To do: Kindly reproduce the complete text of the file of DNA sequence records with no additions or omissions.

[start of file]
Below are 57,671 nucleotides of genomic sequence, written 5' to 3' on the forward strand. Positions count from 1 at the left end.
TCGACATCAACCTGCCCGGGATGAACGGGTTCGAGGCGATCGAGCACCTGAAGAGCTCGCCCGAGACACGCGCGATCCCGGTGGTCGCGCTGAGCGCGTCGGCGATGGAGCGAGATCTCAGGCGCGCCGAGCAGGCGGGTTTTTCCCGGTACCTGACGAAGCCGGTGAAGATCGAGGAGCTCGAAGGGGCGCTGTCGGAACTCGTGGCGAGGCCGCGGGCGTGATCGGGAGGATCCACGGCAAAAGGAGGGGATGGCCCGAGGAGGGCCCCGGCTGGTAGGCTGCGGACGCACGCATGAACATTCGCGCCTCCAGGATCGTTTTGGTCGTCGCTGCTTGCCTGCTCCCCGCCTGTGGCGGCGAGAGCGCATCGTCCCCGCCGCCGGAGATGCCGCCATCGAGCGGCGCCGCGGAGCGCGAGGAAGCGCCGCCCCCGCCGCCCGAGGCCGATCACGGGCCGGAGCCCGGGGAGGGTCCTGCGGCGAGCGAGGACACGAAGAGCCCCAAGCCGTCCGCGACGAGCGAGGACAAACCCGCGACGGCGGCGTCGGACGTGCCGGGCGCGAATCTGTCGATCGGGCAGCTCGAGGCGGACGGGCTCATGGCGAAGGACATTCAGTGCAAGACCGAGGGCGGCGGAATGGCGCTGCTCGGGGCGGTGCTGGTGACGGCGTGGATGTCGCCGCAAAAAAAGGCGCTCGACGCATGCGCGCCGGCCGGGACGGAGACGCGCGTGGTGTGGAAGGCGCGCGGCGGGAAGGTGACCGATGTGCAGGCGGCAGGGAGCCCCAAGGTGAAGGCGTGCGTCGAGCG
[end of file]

Below are 57,671 nucleotides of genomic sequence, written 5' to 3' on the forward strand. Positions count from 1 at the left end.
TCGACATCAACCTGCCCGGGATGAACGGGTTCGAGGCGATCGAGCACCTGAAGAGCTCGCCCGAGACACGCGCGATCCCGGTGGTCGCGCTGAGCGCGTCGGCGATGGAGCGAGATCTCAGGCGCGCCGAGCAGGCGGGTTTTTCCCGGTACCTGACGAAGCCGGTGAAGATCGAGGAGCTCGAAGGGGCGCTGTCGGAACTCGTGGCGAGGCCGCGGGCGTGATCGGGAGGATCCACGGCAAAAGGAGGGGATGGCCCGAGGAGGGCCCCGGCTGGTAGGCTGCGGACGCACGCATGAACATTCGCGCCTCCAGGATCGTTTTGGTCGTCGCTGCTTGCCTGCTCCCCGCCTGTGGCGGCGAGAGCGCATCGTCCCCGCCGCCGGAGATGCCGCCATCGAGCGGCGCCGCGGAGCGCGAGGAAGCGCCGCCCCCGCCGCCCGAGGCCGATCACGGGCCGGAGCCCGGGGAGGGTCCTGCGGCGAGCGAGGACACGAAGAGCCCCAAGCCGTCCGCGACGAGCGAGGACAAACCCGCGACGGCGGCGTCGGACGTGCCGGGCGCGAATCTGTCGATCGGGCAGCTCGAGGCGGACGGGCTCATGGCGAAGGACATTCAGTGCAAGACCGAGGGCGGCGGAATGGCGCTGCTCGGGGCGGTGCTGGTGACGGCGTGGATGTCGCCGCAAAAAAAGGCGCTCGACGCATGCGCGCCGGCCGGGACGGAGACGCGCGTGGTGTGGAAGGCGCGCGGCGGGAAGGTGACCGATGTGCAGGCGGCAGGGAGCCCCAAGGTGAAGGCGTGCGTCGAGCG